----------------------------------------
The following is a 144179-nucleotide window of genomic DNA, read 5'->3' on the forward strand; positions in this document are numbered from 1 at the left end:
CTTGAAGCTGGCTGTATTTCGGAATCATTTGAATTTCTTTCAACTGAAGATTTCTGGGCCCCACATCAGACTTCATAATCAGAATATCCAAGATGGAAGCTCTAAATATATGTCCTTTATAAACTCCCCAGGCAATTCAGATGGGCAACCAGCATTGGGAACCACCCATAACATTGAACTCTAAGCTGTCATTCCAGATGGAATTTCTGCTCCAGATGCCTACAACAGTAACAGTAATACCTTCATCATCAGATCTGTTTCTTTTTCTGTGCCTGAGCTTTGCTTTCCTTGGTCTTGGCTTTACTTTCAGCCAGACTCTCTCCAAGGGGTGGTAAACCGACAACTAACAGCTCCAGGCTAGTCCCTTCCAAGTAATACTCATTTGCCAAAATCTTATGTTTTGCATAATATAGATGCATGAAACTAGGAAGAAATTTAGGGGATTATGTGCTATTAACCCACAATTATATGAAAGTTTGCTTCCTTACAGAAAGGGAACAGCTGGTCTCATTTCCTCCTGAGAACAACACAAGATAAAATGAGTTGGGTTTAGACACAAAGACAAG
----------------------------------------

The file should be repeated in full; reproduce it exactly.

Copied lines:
The following is a 144179-nucleotide window of genomic DNA, read 5'->3' on the forward strand; positions in this document are numbered from 1 at the left end:
CTTGAAGCTGGCTGTATTTCGGAATCATTTGAATTTCTTTCAACTGAAGATTTCTGGGCCCCACATCAGACTTCATAATCAGAATATCCAAGATGGAAGCTCTAAATATATGTCCTTTATAAACTCCCCAGGCAATTCAGATGGGCAACCAGCATTGGGAACCACCCATAACATTGAACTCTAAGCTGTCATTCCAGATGGAATTTCTGCTCCAGATGCCTACAACAGTAACAGTAATACCTTCATCATCAGATCTGTTTCTTTTTCTGTGCCTGAGCTTTGCTTTCCTTGGTCTTGGCTTTACTTTCAGCCAGACTCTCTCCAAGGGGTGGTAAACCGACAACTAACAGCTCCAGGCTAGTCCCTTCCAAGTAATACTCATTTGCCAAAATCTTATGTTTTGCATAATATAGATGCATGAAACTAGGAAGAAATTTAGGGGATTATGTGCTATTAACCCACAATTATATGAAAGTTTGCTTCCTTACAGAAAGGGAACAGCTGGTCTCATTTCCTCCTGAGAACAACACAAGATAAAATGAGTTGGGTTTAGACACAAAGACAAG